MinneapolisJames Corner–designed Nicollet Mall redevelopment project has hit a speedbump as an initial construction bid has come in at over $24 million over the $35 million construction budget. The Nicollet Mall is a 50-year-old pedestrian and transit street in the heart of Minneapolis. Historically the commercial center of the city, the mall was given over to pedestrians, buses, and taxis in 1965 in an attempt to bring shoppers back from the suburbs, and the growing popularity of enclosed malls. Edina, MN, a suburb of Minneapolis, is home to the first enclosed modern mall in the U.S., designed by Victor Gruen in 1956. The Nicollet Mall was given a makeover in the 1980s as well, but it has been nearly 30 years since the Mall has seen any major improvements. The new plan, based on a competition winning design by James Corner Field Operations, incorporates a series of event spaces along the street to engage the public. A two-block mirrored canopy walkway, a “reading room,” improved transit stations, and a theater in the round will activate the 12-block stretch of the downtown public space. Each end of the Mall will also include a “Wood” where more intensive green spaces will include larger native trees. The overall planned budget for the two year project is $50, but with only one construction company submitting a bid for $59 million for the construction alone, the projects organizers are having to rethink parts of their plan. The first step that may be taken is rethinking material choices for the project. One of the main sticking points in the budget is the plan for eight acres of the Mall to be paved in custom concrete tile pavers. Officials say that the main design elements for the project will not be sacrificed though in the new plan, and more bids will be solicited in February based on an altered design. To entice a more varied size of contractors, instead of one single bid, it is also likely that the project will be broken down in to smaller, more manageable segments. Major construction is still expected to begin in spring of 2016, with the completion date set for summer 2017.  
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Landscape Operations
Tongva Park by James Corner Field Operations.
Courtesy James Corner Field Operations

An ongoing debate resurfaced at the Chicago Architecture Biennial. One critic in particular, Patrik Schumacher of Zaha Hadid Architects, criticized the curators, saying that it seems that “contemporary architecture [has] ceased to exist, the discipline’s guilt and bad conscience has sapped its vitality, and driven it to self-annihilation. Architects have now en masse dedicated themselves to doing good via basic social work.”

His complaint is part of an ongoing crisis in architecture that has divided the discipline. In one camp is a group of architects who work to build new forms, many of whom are divorced from a particular social or political agenda. Often, advanced technology is involved, though it is not mandatory. In the other camp, a group is far less concerned with form-making, and more with attempting to make the world better through design and architecture-related thinking and practice.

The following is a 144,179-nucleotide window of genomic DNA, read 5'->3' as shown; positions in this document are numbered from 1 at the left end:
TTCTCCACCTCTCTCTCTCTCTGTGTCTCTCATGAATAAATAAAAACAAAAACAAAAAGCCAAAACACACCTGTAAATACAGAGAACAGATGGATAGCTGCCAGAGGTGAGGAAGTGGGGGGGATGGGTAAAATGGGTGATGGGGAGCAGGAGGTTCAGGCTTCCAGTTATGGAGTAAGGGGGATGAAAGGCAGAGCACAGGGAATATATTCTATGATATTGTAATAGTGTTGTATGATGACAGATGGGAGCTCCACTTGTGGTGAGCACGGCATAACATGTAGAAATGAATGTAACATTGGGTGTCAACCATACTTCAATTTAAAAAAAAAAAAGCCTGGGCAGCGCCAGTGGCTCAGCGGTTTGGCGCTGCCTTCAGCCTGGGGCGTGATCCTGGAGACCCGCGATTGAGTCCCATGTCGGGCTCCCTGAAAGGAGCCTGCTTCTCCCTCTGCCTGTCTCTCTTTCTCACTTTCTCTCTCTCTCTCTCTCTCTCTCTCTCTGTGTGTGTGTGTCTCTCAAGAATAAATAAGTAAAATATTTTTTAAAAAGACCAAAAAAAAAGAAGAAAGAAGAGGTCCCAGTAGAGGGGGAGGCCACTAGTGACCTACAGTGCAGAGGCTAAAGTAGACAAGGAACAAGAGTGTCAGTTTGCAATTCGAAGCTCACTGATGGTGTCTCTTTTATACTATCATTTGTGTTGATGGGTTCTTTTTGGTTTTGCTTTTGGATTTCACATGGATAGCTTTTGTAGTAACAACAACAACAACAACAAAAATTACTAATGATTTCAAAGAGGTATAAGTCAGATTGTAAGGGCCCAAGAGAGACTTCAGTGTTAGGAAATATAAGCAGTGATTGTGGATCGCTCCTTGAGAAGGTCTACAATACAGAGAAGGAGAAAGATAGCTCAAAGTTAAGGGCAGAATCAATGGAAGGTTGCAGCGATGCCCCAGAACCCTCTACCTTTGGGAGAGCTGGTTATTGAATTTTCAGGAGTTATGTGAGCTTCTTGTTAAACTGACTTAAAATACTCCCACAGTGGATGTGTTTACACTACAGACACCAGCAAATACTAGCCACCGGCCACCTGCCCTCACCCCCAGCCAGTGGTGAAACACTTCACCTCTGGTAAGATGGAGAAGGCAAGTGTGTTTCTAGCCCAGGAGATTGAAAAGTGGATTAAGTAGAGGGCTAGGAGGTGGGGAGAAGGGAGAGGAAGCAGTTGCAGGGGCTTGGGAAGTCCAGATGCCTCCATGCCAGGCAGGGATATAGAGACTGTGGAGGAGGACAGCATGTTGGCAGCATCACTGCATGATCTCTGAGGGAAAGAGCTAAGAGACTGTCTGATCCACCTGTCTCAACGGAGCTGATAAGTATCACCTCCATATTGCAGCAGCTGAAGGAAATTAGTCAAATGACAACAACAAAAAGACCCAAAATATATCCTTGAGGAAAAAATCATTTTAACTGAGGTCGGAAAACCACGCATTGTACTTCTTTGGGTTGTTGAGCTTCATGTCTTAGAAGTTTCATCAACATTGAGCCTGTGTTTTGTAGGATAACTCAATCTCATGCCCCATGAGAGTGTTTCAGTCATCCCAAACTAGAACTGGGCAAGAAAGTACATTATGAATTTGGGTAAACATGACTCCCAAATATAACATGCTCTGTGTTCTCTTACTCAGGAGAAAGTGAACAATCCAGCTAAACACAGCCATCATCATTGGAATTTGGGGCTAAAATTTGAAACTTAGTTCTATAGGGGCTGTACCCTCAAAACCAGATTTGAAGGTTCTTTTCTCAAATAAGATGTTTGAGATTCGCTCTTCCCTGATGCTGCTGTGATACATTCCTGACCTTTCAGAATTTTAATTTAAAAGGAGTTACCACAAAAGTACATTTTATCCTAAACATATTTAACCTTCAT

What has emerged, perhaps as a result of the fallout of the 2008 economic crisis, is a more expanded field of architectural thought, propelled by progressive urban politics and a hope that architecture can still make an impact in the world. These projects often eschew traditional notions of building altogether, looking to activism and conceptual art as fertile productive territory.

 

Of course, architecture is at its best when it encompasses both lines of thought—beautiful, inspiring solutions to relevant, urgent problems. But recently, architects seem to struggle to reconcile these differences.

In the realm of landscape architecture, however, these ambitions seem to be in harmony more than ever.

Landscapes are no longer simply beautiful complements to buildings or vague public social spaces. Designers and clients are activating landscape design to operate environmentally as flood barriers and water remediation zones, among other goals. Rebuild by Design harnessed this potential after Hurricane Sandy, and hopefully the proposals will come to fruition, as they are currently being moved forward by their respective governments now that HUD has stepped aside.

Landscape architects are also tasked with operating socially to create new public spaces, connect previously separated neighborhoods, and reclaim underused land in and around infrastructure, often in synch with other rebuilding and recovery efforts, such as waterfront development or neighborhood revitalization.

In our landscape feature, we profile some of the ways landscape plays out as a political agent in Detroit, where artists, activists, and farmers are using ecological planning  and landscape design to create a new kind of urbanism—one that provides green space and fresh food while promising a better city for future generations.

While landscapes are growing in size and scale, technology is being implemented successfully to plan and execute bold new landscape forms, such as the green swoops and concrete curves of Brooklyn Bridge Park and the High Line. Landscape architecture incorporates Rhino, Grasshopper, and even Arduino and advanced robotics, to give new life to green social spaces across the country. Invivia, a team from Cambridge, MA, was recently selected to build 99 White Balloons at Circle Acres Nature Preserve in Austin, Texas. The project utilizes movement sensors to activate the installation when people are nearby and a series of weather sensors to illuminate the installation according to temperature changes.